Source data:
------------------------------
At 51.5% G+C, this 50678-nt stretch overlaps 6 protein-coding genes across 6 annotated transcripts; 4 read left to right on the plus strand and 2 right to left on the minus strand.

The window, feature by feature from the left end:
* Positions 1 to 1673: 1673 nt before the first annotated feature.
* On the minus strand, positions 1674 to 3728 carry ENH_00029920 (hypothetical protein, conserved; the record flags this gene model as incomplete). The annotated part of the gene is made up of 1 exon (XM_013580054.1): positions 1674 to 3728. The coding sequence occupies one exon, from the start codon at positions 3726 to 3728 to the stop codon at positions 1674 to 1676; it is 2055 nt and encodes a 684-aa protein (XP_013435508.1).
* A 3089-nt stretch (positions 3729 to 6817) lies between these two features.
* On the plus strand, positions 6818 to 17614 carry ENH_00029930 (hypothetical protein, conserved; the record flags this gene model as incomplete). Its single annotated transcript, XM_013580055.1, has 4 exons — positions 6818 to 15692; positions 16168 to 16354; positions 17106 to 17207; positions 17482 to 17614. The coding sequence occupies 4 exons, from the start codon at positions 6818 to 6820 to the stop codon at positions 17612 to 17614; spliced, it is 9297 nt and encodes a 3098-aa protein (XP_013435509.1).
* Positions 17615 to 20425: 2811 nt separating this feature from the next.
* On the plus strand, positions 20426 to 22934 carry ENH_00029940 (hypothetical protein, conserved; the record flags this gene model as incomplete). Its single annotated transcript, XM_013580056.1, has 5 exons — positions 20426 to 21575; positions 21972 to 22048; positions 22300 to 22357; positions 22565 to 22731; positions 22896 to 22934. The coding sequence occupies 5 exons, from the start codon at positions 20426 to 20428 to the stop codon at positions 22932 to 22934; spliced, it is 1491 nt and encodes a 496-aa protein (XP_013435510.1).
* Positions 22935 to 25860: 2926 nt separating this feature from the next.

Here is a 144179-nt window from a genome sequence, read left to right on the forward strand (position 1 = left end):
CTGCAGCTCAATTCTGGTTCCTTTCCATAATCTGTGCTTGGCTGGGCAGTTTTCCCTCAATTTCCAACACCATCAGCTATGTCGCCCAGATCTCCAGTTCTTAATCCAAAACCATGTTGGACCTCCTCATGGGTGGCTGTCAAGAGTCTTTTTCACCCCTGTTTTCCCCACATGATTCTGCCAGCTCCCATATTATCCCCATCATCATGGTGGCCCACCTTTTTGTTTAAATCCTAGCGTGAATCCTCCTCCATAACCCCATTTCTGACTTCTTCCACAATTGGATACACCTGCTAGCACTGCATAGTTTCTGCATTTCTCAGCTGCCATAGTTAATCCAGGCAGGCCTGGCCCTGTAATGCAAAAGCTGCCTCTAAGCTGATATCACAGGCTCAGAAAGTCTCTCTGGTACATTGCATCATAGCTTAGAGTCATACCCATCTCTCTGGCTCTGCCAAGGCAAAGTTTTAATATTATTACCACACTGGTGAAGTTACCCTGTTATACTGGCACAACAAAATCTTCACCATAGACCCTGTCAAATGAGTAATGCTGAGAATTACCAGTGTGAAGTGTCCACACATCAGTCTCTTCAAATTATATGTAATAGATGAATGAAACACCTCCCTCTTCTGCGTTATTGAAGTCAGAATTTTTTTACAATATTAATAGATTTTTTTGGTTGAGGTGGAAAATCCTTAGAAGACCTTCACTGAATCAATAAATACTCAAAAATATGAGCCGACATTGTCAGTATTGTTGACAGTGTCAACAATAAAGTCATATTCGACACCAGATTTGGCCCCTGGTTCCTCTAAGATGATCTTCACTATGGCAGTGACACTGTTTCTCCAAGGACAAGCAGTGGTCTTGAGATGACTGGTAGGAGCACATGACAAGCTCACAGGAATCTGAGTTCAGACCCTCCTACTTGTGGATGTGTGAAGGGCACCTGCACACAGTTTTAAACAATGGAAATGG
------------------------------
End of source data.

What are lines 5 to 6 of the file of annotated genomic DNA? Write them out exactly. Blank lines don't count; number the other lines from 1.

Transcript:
* A 3089-nt stretch (positions 3729 to 6817) lies between these two features.
* On the plus strand, positions 6818 to 17614 carry ENH_00029930 (hypothetical protein, conserved; the record flags this gene model as incomplete). Its single annotated transcript, XM_013580055.1, has 4 exons — positions 6818 to 15692; positions 16168 to 16354; positions 17106 to 17207; positions 17482 to 17614. The coding sequence occupies 4 exons, from the start codon at positions 6818 to 6820 to the stop codon at positions 17612 to 17614; spliced, it is 9297 nt and encodes a 3098-aa protein (XP_013435509.1).